For Christy Hedgpeth, her path to playing basketball began like many kids – via a television. As a child, she remembers watching a college basketball game and realizing that one day, she wanted to play on that stage.
While Hedgpeth’s playing career is now in the past, her current role in women’s basketball is perhaps her most important one yet. As the WNBA’s chief operating officer, she is experiencing first-hand the league’s tremendous growth. As the league is now heading into the second half of its 2019 season, she thinks the WNBA is only scratching the surface for what it can achieve – aided this year by television.
“We believe so wholeheartedly in the potential of the WNBA and we’ve been working really hard and very committed all these years,” said Hedgpeth. “Especially right now, we’re just starting to see the positive signs. They encourage us, and we’ll continue to invest and work really hard to take this league to where we really truly believe it can go.”
The positive signs that Hedgpeth alludes to come from the WNBA’s broadcast partners. With TV partners such as ESPN, ESPN2, ABC, and most recently CBS Sports Network more heavily promoting and showcasing the league’s games, watching WNBA games is getting easier year-by-year – and it shows in the metrics.
According to Carol Stiff, ESPN’s vice president of programming and acquisitions, ratings are up 31% year-over-year. She attributes this rise to ABC’s relationship with the WNBA, which has been so successful that the channel added more games to its 2019 slate.
To begin the 2019 season, the first three WNBA games averaged 413,000 viewers across ESPN2 and ABC – a 64% increase year-over-year from 2018’s first four games on ESPN2. This rise was particularly evident on June 8, when the Sparks-Lynx contest drew a 0.6 overnight rating – up 200% from last season’s comparable Sparks-Storm matchup.
Stiff also added that across ESPN, ESPN2, and ABC thus far, the WNBA is averaging approximately 318,000 viewers – up from the 243,000 ESPN2 drew in 2018. With the WNBA continuing the US women’s national soccer team’s recent run of success, Stiff believes that the latter’s pursuit of equal pay has helped other female sports attract the attention they deserve.
Said Stiff, “I think there is a lot of energy and enthusiasm on the World Cup and a focus on equality of pay on women’s sports in general. So that could have had a halo effect on the game – I do love seeing some of our NBA greats at the All-Star Game. They continue to come out and watch their local teams.”
Viewership figures for WNBA games on CBS Sports Network were not made available.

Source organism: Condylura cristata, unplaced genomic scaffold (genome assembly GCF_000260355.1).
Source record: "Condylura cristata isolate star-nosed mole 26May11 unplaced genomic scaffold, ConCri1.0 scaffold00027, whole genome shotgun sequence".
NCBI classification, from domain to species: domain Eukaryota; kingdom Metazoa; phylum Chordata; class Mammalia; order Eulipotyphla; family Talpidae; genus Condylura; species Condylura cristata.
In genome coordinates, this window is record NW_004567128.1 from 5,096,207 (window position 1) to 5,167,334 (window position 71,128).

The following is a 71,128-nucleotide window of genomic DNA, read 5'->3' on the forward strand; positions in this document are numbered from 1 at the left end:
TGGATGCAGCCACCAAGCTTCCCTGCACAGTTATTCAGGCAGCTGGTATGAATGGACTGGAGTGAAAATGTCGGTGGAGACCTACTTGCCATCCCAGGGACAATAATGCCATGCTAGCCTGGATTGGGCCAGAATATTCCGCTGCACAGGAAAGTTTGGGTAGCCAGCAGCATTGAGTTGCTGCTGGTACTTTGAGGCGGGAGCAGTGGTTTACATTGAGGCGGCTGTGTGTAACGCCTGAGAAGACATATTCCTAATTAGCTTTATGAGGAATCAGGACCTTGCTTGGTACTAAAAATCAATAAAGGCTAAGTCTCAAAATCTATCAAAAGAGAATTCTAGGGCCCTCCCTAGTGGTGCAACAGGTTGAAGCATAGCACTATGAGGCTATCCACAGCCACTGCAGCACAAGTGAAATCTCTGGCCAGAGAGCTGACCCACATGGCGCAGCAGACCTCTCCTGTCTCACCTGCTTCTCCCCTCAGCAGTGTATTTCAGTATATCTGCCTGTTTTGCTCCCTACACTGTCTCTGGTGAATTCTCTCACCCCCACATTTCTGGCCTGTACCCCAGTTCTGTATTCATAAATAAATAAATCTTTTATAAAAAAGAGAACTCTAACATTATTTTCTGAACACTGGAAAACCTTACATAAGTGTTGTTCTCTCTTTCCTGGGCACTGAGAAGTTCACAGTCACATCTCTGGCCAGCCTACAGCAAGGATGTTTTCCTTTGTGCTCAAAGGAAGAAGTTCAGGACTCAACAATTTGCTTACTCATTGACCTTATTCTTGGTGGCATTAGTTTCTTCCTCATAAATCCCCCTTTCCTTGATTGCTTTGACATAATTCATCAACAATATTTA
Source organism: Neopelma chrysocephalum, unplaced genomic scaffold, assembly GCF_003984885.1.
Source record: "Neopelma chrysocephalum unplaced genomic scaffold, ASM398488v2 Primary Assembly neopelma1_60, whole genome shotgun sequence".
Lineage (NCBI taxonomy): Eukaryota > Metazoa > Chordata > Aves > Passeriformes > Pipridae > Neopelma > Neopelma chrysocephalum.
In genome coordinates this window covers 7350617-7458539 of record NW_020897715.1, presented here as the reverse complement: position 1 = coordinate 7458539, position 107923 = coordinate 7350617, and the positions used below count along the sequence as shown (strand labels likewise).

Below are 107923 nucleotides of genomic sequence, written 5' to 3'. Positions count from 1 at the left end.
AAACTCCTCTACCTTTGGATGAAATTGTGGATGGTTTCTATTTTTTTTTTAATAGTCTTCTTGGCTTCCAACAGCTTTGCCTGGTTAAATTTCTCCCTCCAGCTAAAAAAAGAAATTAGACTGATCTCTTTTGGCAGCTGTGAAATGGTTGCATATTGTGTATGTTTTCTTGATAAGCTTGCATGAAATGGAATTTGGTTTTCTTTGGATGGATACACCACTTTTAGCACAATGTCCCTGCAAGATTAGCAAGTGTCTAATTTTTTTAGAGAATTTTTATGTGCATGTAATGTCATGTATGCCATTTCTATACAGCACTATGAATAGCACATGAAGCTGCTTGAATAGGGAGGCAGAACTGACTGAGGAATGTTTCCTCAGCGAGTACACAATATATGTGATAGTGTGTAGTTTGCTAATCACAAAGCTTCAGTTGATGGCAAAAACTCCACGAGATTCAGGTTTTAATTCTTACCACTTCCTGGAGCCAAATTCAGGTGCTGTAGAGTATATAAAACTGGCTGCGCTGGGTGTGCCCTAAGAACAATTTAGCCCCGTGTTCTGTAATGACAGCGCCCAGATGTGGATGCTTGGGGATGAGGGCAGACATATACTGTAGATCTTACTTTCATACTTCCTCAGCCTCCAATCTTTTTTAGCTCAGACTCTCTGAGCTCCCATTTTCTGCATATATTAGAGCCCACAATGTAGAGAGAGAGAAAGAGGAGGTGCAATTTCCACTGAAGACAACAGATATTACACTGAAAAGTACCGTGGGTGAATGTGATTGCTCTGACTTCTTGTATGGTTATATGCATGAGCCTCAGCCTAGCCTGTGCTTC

Outside of expanding the WNBA’s viewing options, Hedgpeth and the league has been persistent in further diversifying its fanbase. With professional athletes – male and female – being as outspoken as they are, Hedpgeth wants WNBA players to appeal to a younger generation which she believes promotes women empowerment, equality and social consciousness.
Hedgpeth also mentions that the WNBA’s social media presence – particularly on Twitter – has helped players be more visible to fans. It has led to Twitter “takeovers” with the league’s budding stars such as A’ja Wilson, Chiney Ogwumike, and Chelsea Gray, among others.
It has also led to greater exposure for lesser-known WNBA journeywoman such as Erica Wheeler. Before she won MVP at the 2019 All-Star Game in Las Vegas – a first for an undrafted player – the former Rutgers grad wasn’t sure if she’d make it professionally. After graduation, she didn’t receive a single invitation to any WNBA training camp.
While working side jobs, she received an offer to play professionally in Puerto Rico – for $200 a week. Puerto Rico then was followed by trips to Turkey and Brazil before she finally got her first glimpse of the WNBA – a tryout with the Atlanta Dream.
Wheeler then bounced around between the Dream and the New York Liberty before landing with her current team, the Indiana Fever. In February, she signed a two-year deal with Indiana – four years after trying out with the Dream.
A story like Wheeler’s, Hedgpeth says, is what the WNBA needs to tell fans about. Through developing human-interest content across social media, Hedgpeth believes it gets the league one step closer to connecting with people on a level it hasn’t reached before.
“We truly believe that highlighting players and their stories is naturally going to drive interest in the league,” said Hedgpeth. “We want to continue to drive attendance and drive folks into arenas so that they can experience and connect to the teams and connect to the players.”